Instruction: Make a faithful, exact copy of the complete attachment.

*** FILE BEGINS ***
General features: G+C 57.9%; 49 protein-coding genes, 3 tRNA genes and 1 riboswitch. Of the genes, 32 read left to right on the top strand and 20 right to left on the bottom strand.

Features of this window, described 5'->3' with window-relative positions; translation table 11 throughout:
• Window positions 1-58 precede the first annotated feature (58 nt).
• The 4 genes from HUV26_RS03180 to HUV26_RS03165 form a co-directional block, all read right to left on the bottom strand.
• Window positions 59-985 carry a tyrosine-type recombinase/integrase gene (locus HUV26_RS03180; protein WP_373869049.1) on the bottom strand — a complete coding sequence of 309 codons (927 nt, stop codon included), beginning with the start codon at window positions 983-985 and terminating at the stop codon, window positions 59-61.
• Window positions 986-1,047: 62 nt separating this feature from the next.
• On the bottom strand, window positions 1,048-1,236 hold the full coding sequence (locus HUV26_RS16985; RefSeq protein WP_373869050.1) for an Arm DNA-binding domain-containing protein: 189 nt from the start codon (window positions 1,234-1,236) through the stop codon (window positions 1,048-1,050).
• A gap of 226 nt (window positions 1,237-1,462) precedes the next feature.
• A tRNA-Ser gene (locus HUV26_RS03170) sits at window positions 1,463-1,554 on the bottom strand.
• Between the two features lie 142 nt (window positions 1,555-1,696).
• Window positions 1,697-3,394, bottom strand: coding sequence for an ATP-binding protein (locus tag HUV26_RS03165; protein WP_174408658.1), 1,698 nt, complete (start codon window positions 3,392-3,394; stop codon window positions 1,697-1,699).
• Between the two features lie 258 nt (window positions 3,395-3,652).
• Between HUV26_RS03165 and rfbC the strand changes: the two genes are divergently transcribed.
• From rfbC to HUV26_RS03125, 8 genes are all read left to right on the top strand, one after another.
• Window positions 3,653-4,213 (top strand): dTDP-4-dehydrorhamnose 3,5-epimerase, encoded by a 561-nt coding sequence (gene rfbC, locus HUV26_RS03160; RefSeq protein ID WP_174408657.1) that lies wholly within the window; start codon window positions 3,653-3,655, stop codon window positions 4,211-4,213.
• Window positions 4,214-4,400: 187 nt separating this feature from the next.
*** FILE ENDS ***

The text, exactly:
General features: G+C 57.9%; 49 protein-coding genes, 3 tRNA genes and 1 riboswitch. Of the genes, 32 read left to right on the top strand and 20 right to left on the bottom strand.

Features of this window, described 5'->3' with window-relative positions; translation table 11 throughout:
• Window positions 1-58 precede the first annotated feature (58 nt).
• The 4 genes from HUV26_RS03180 to HUV26_RS03165 form a co-directional block, all read right to left on the bottom strand.
• Window positions 59-985 carry a tyrosine-type recombinase/integrase gene (locus HUV26_RS03180; protein WP_373869049.1) on the bottom strand — a complete coding sequence of 309 codons (927 nt, stop codon included), beginning with the start codon at window positions 983-985 and terminating at the stop codon, window positions 59-61.
• Window positions 986-1,047: 62 nt separating this feature from the next.
• On the bottom strand, window positions 1,048-1,236 hold the full coding sequence (locus HUV26_RS16985; RefSeq protein WP_373869050.1) for an Arm DNA-binding domain-containing protein: 189 nt from the start codon (window positions 1,234-1,236) through the stop codon (window positions 1,048-1,050).
• A gap of 226 nt (window positions 1,237-1,462) precedes the next feature.
• A tRNA-Ser gene (locus HUV26_RS03170) sits at window positions 1,463-1,554 on the bottom strand.
• Between the two features lie 142 nt (window positions 1,555-1,696).
• Window positions 1,697-3,394, bottom strand: coding sequence for an ATP-binding protein (locus tag HUV26_RS03165; protein WP_174408658.1), 1,698 nt, complete (start codon window positions 3,392-3,394; stop codon window positions 1,697-1,699).
• Between the two features lie 258 nt (window positions 3,395-3,652).
• Between HUV26_RS03165 and rfbC the strand changes: the two genes are divergently transcribed.
• From rfbC to HUV26_RS03125, 8 genes are all read left to right on the top strand, one after another.
• Window positions 3,653-4,213 (top strand): dTDP-4-dehydrorhamnose 3,5-epimerase, encoded by a 561-nt coding sequence (gene rfbC, locus HUV26_RS03160; RefSeq protein ID WP_174408657.1) that lies wholly within the window; start codon window positions 3,653-3,655, stop codon window positions 4,211-4,213.
• Window positions 4,214-4,400: 187 nt separating this feature from the next.